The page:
Have you seen Stephanie's Long Johns quilt? She remembered her grandfather's long johns on the washline, and made the polka dotty pieces like them, up and down. She also made a Christmas version, very pretty. She gave me the pattern for my senior home quilts, and here is what I came up with:
Long johns on the line are, in this climate and this family with two men and just one me, a very usual sight even today. (So there you see, Mr. Squash, you don't have to be "a woman of a certain age" to have seen that sight.) The quilt top is made with what forms another substantial part of my laundry, men's old shirts. Old men's shirts, whatever. That's why I named my quilt Laundry Day. Take a look at Supreme Candace's version here. She too added a border, but I made an extra row too. This way the quilt will be big enough to keep any tall grandpa warm and cosy when he is taking a nap. The backing is checkered flannel like the binding. Tomorrow I'll be taking this and the Bee in my Bonnet Row-Along quilt to the nursing home.
This quilt is also my 4th project in the Special Category of the Craft Olympics hosted by Flickenstichlerin. I have been on a new sewing class, just 6 evenings with the theme tunics. I learnt to alter the pattern to my personal measures, and here is the result:
I'm really pleased with it, and the jersey's cheerful grey and greenish colours are just me. This is my 4th project in the New Category of the Craft Olympics.
Last Friday we went to the Helsinki Book Fair, a perfect place to test use my new tunic (can be classified as one of the "cultural ladies robes", you know the roundish ladies between 40 and 80 who go to concerts, theatres, art exhibitions and interesting lectures, wearing figure flattering long tunics/vests/jackets). We concentrated once again on the older books.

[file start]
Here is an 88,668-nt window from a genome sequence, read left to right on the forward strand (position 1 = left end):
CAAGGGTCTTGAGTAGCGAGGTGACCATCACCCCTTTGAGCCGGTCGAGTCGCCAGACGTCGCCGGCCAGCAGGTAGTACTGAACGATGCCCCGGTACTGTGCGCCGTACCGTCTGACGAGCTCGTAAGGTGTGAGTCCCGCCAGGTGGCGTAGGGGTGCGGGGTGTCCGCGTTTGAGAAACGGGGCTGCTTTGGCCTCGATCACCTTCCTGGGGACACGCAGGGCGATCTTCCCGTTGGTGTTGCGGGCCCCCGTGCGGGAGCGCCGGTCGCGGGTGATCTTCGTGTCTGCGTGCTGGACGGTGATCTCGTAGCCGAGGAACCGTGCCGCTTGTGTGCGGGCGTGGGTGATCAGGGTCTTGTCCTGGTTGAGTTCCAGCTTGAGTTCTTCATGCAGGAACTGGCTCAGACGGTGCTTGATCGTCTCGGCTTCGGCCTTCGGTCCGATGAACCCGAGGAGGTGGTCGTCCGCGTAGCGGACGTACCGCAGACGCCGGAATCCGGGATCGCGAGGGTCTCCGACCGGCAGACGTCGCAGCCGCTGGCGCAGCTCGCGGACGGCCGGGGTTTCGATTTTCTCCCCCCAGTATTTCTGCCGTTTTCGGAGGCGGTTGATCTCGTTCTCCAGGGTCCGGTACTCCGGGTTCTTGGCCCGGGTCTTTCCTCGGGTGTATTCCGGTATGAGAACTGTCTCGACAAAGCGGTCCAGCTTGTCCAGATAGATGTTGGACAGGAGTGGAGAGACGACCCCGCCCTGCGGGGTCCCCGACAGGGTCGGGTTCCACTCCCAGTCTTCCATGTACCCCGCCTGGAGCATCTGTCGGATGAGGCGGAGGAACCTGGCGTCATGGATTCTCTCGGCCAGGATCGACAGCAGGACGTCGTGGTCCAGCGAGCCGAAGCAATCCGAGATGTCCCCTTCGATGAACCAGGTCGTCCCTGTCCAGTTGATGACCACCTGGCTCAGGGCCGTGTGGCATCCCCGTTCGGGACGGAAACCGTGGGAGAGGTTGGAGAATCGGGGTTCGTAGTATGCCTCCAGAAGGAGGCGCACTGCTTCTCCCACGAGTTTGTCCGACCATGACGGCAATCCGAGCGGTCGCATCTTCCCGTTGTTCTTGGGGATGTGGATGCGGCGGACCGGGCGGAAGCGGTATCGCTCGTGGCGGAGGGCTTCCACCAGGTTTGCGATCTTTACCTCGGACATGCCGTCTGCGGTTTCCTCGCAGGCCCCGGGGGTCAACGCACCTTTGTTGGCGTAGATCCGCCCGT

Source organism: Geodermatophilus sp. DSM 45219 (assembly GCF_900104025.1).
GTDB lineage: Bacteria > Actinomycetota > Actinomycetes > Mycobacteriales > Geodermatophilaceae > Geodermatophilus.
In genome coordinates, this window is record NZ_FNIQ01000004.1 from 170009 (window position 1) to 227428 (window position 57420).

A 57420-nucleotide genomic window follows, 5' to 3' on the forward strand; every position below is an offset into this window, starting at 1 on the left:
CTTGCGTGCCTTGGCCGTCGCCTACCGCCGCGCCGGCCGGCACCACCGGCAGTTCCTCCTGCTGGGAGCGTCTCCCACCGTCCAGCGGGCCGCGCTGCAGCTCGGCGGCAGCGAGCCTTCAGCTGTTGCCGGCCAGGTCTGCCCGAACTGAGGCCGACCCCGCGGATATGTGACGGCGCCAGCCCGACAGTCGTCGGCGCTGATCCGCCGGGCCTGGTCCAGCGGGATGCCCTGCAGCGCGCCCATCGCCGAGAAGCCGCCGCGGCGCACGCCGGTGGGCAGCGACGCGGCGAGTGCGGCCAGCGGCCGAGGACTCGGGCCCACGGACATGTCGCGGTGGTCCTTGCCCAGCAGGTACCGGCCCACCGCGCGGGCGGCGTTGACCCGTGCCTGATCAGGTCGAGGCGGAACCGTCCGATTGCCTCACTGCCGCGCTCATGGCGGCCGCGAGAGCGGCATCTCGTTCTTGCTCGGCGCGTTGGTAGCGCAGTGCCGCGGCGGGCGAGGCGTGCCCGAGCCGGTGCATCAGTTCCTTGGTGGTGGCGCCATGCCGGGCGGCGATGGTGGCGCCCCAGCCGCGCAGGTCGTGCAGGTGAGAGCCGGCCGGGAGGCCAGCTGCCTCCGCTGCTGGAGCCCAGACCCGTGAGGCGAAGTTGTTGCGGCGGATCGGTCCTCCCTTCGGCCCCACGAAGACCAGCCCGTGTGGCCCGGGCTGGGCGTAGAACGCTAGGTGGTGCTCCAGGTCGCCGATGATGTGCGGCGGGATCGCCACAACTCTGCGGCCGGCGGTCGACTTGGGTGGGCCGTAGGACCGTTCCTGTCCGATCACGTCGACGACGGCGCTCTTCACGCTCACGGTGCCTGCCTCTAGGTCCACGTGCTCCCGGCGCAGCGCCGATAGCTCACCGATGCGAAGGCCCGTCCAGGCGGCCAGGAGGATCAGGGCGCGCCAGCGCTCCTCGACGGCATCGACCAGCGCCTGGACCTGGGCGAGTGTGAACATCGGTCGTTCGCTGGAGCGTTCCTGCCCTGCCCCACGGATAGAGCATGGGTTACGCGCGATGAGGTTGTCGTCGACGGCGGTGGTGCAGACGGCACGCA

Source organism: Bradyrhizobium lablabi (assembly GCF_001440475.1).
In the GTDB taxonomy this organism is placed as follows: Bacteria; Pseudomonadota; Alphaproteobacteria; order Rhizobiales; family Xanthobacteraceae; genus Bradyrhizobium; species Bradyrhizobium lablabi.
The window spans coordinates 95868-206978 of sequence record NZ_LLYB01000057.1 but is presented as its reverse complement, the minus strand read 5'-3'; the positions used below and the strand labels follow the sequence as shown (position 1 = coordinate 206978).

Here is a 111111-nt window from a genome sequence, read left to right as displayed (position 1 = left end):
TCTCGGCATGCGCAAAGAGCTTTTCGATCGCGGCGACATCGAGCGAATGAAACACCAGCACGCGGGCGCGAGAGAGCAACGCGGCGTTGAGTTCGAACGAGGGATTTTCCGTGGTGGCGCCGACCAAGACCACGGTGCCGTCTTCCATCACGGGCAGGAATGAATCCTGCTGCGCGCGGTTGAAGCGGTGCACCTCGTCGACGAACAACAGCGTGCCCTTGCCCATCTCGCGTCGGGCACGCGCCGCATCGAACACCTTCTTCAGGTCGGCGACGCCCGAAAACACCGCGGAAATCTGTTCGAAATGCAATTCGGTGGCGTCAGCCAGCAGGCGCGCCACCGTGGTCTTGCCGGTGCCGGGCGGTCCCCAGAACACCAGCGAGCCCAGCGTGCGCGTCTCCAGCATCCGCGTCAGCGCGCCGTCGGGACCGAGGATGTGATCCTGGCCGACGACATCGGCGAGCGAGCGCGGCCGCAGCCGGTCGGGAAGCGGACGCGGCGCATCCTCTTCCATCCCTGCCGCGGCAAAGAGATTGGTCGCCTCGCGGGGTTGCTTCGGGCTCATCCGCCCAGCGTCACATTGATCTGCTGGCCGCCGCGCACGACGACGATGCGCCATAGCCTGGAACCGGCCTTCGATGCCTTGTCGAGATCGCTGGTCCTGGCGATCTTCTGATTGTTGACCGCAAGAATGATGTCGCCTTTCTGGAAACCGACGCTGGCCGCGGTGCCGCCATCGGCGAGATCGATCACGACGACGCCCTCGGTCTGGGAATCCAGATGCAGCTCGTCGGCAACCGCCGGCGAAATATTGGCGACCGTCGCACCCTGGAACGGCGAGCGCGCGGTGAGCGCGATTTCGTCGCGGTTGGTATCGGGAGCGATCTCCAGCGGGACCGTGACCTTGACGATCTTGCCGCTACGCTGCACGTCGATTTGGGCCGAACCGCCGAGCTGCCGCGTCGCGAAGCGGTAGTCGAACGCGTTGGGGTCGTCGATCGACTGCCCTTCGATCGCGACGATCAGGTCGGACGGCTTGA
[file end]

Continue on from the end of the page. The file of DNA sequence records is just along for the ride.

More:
This raven has been on every book fair I remember.
This year the teddy bears had a special place at the fair.
I didn't even know there are so many literary teddy bears.
This one I know!
And here's for you, Melanie! (She is going to Rupert's cottage next Spring). Bamse is sharing this shelf with Rupert.
Do you know Rasmus? He comes from Denmark. I have read about him to my children...
... but not as much as about this brave fellow, Uppo-Nalle. He is created in Finland but according to the story he floated here from France.
Some of the teddies were really old.
Some were more famous as toys than from stories in books.
Winnie the Pooh like he originally was and what Walt Disney did to him.
The modern Pooh Corner gang.
We spent a lovely day at the fair and I found a used copy of the new Finnish translation of Alice's Adventures in Wonderland, illlustrated by Helen Oxenbury . Perhaps I can finally read the whole story!
Have you a favourite literary teddy bear? Was he on this exhibition? I had a toy teddy bear that my best friend made for me when we were maybe 12 years old, and my childhood literary bear friend was Winnie the Pooh like Uncle Shepard drew him.